So really it’s a question of whether de Randamie’s stylistic advantages are the controlling factors or whether Holm’s intangibles add up enough for a win. The confluence of Holm’s small edges in cardio, experience, athleticism, camp, and strength of competition make me genuinely unsure of this one but ultimately I will favor de Randomie to win a back and forth decision. As for a bet, I think the odds are close to right, though just a hair too much in favor of de Randamie here so a bet on Holm by decision at +250 is a decent value bet since Holm has never been much of a finisher.
To put it bluntly, Anderson Silva is old. He’s 41 years old and he hasn’t officially won a fight in five years. At his peak, Silva was the best fighter in the world thanks to sniper accuracy, sneaky power, and unprecedented countering ability, but even then he was still known for curious instances of inactivity and disinterest that would show up between explosions of offense. Now that he’s older, those lulls are even more frequent to the point that he often looks entirely defensive but for one or two salvos each round. When he’s feeling it, though, he still poses a threat to anyone alive, as evidenced by the liver shot to Daniel Cormier in the third round at UFC 200 that badly hurt the light heavyweight champion.
Derek Brunson is an athletic, powerful fighter who is often too aggressive for his own good. He likes to pressure forward before leaping in with a big straight left. If he connects, the fight is often over, but his reckless leap forward also opens him up to counters, which is how Robert Whittaker took him out in his last fight.
Outside of over-explosive striking, Brunson is also a great clinch fighter and grinder. He works well with knees and punches in the clinch and he also can change levels to drop for takedowns. When he gets the fight to the floor, he is a punishing ground-and-pounder and defensively sound.
If this were a couple of years ago, Silva would be the prohibitive favorite, as the stylistic match up favors him a good deal. Unfortunately, it’s not 2015 and Silva appears to be on his last legs as an elite fighter and his chin is a major concern. If Brunson lands on him, that will probably be the end of the fight. The question is, can Silva snipe the overly aggressive Brunson coming in? I think Silva absolutely could do that, but I’m not predicting it. In my head, I think Brunson understands the threat Silva presents and won’t come out as ridiculously, chin-up aggressively as he did against Whittaker. I expect Silva to back himself up to the fence like he has done his last few fights, and from there, Brunson’s clinch game is enough to neutralize the faded Silva and allow him to secure takedowns and landing punches inside. Silva’s chin fails him and Brunson earns a TKO in the second round. Having said all that, I think Brunson should only be a -120 favorite, so a bet on Silva is not a bad idea.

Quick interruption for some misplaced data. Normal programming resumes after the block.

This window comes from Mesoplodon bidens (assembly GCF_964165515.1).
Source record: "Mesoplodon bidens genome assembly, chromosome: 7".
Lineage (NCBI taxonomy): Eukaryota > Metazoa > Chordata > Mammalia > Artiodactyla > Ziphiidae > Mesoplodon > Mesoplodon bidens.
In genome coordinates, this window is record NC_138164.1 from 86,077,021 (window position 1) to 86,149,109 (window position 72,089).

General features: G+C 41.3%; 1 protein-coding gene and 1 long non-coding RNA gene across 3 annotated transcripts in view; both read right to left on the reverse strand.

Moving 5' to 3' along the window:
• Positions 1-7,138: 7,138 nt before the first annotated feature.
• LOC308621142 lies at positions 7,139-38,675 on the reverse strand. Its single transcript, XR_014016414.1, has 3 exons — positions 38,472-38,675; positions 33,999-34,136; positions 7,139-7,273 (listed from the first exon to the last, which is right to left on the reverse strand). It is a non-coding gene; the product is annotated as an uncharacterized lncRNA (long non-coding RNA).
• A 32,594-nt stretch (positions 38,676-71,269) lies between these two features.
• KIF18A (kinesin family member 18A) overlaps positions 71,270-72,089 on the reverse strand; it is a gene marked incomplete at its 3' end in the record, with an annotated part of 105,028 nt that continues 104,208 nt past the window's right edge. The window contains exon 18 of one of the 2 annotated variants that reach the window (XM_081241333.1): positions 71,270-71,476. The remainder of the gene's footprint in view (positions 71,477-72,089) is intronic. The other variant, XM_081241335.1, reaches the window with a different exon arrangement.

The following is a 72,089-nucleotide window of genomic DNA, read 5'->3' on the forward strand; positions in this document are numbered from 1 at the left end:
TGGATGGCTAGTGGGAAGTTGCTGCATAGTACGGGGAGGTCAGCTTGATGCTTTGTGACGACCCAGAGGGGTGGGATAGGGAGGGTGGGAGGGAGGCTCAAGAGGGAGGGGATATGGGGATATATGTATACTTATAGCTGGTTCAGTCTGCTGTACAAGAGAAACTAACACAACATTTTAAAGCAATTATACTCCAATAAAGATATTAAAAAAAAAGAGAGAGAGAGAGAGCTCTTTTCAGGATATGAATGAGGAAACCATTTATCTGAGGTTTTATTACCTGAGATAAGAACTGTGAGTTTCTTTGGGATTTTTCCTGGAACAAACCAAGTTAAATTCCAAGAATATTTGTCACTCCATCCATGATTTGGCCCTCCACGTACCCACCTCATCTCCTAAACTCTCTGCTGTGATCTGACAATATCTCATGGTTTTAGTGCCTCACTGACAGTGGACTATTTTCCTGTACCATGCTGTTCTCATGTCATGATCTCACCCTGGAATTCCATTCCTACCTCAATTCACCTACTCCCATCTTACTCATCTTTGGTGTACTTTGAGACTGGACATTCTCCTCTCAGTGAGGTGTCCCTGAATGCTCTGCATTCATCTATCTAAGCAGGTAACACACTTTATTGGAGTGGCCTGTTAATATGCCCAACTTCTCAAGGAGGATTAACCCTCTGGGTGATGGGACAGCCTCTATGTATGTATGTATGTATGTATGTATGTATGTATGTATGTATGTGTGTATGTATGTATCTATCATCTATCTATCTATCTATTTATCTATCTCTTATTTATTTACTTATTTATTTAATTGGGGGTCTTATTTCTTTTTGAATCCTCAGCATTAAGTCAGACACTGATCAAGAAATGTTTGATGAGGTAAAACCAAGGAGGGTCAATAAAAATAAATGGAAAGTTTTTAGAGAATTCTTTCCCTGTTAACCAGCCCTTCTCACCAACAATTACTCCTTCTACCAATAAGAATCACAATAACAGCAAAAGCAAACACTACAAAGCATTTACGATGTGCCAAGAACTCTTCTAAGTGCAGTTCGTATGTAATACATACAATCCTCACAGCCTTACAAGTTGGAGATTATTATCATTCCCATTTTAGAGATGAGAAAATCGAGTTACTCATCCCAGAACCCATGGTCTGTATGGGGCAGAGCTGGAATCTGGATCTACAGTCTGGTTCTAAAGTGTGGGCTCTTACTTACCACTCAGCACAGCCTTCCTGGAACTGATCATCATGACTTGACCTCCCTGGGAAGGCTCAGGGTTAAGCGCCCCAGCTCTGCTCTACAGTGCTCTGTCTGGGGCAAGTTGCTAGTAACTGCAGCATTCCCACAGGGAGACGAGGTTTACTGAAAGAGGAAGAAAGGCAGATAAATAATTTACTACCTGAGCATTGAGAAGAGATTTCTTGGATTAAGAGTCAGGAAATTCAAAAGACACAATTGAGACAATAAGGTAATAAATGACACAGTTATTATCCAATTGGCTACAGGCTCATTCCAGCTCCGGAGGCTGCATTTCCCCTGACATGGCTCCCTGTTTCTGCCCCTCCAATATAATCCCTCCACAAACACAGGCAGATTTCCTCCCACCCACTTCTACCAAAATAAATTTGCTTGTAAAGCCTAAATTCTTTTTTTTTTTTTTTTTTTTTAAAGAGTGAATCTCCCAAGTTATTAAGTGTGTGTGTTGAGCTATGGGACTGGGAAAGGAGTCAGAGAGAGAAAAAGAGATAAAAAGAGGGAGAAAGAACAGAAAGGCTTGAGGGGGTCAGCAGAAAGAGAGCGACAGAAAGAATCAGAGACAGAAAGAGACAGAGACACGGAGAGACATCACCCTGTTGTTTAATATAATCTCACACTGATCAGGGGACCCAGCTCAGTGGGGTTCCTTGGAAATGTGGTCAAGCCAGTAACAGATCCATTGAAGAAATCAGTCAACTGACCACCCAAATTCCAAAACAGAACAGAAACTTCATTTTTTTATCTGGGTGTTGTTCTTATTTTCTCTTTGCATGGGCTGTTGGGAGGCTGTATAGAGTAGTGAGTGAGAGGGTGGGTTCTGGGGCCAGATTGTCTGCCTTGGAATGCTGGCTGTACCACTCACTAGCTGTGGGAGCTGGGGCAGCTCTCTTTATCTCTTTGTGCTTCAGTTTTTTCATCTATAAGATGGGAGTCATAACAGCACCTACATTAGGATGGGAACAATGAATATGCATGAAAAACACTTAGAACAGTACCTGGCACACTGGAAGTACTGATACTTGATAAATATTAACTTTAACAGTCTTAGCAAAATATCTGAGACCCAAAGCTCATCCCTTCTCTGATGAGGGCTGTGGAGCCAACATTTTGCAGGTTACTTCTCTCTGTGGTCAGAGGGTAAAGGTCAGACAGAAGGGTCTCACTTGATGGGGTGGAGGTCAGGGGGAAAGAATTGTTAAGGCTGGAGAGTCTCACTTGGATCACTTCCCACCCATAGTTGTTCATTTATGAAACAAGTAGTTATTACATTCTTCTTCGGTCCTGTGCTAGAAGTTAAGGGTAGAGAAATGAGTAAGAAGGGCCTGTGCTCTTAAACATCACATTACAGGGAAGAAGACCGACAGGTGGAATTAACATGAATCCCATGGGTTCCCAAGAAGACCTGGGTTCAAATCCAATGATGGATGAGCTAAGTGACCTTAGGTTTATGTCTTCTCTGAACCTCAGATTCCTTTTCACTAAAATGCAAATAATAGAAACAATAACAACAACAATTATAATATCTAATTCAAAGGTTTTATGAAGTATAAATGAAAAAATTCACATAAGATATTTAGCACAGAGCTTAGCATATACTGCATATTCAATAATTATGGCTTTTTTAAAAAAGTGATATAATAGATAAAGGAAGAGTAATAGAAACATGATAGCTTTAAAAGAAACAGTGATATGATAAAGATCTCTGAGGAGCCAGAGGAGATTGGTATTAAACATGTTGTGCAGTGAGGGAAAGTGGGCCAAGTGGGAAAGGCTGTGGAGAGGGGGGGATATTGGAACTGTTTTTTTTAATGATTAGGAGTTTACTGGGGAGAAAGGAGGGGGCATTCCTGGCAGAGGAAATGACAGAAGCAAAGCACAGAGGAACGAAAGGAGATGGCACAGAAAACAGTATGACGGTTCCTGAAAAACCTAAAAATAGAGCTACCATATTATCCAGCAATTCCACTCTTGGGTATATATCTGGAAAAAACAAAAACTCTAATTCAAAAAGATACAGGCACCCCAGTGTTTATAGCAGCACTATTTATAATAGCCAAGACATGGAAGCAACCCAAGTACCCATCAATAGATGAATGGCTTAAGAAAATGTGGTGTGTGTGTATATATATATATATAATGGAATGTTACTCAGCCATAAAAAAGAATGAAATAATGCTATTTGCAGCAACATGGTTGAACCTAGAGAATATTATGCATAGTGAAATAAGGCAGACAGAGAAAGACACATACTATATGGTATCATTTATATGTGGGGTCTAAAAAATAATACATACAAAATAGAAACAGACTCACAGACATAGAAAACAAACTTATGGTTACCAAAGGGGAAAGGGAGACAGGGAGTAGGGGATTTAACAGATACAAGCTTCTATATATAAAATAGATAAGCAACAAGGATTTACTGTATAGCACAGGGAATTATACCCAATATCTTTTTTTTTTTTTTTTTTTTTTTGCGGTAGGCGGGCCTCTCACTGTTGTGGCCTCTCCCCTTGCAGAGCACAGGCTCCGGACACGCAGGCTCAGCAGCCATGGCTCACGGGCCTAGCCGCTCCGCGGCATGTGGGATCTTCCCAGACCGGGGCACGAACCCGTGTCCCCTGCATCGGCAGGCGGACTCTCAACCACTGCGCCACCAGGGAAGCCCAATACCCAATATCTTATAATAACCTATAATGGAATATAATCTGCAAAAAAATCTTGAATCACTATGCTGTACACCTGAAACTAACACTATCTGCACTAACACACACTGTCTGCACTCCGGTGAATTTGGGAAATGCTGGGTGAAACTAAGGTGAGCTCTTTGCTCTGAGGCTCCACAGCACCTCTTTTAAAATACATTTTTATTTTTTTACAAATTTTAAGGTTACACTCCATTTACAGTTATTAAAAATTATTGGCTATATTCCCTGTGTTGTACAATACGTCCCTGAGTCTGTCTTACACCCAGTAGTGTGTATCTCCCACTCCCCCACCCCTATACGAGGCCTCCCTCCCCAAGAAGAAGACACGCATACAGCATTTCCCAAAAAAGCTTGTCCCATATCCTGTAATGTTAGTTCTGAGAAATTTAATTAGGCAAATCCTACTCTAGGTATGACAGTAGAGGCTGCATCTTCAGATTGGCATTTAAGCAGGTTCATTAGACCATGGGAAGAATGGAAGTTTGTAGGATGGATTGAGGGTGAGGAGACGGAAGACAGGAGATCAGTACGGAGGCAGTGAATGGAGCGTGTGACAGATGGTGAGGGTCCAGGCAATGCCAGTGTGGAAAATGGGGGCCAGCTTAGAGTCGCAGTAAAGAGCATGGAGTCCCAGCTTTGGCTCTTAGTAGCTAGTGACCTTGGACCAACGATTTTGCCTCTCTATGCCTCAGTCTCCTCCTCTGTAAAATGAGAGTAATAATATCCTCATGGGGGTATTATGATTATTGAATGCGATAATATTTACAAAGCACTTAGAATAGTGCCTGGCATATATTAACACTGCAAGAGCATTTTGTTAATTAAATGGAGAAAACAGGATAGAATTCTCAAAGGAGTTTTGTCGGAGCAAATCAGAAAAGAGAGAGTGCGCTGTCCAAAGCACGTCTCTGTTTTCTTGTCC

Ronaldo Souza is, at worst, the second- or third-best grappler in the history of MMA. A multiple-time world champion jiu-jitsu practitioner who also possess elite athleticism and top level wrestling, there is a very good argument that “Jacare” is the best middleweight on the planet right now.
Everything about Souza’s ground game is impeccable, but what’s perhaps even more impressive is his success as a striker. He has an excellent pressure game and he cuts the cage well. He throws punches and kicks with big power. He doesn’t have sensational cardio though, and his athletic window is closing at 37.
Tim Boetsch is a brute of a puncher with a power wrestling game to supplement it. This isn’t to say that he has no skills elsewhere — they’re fine — just that his success comes almost entirely as the result of his big-time power and a strongman style clinch game, replete with punches, knees, and elbows that do enormous damage.
Take a gander at Boetsch’s record as an underdog above. Tim Boetsch is the consummate spoiler, which means you should never count him out. That being said, this fight should be one-way traffic in favor of Jacare. Boetsch doesn’t have great wrestling defense and Jacare is a great finisher of takedowns. While Jacare could do fine on the feet as well, I expect him to plant Boetsch on the mat and find a submission early in the bout. The pick is Jacare, and though I don’t support a bet on him straight, parlaying Jacare ‘Inside The Distance’ at -255 with somebody else isn’t bad. Alternatively, you can play Jacare straight and offset it with Boetsch by TKO at +725 to basically guarantee a small profit.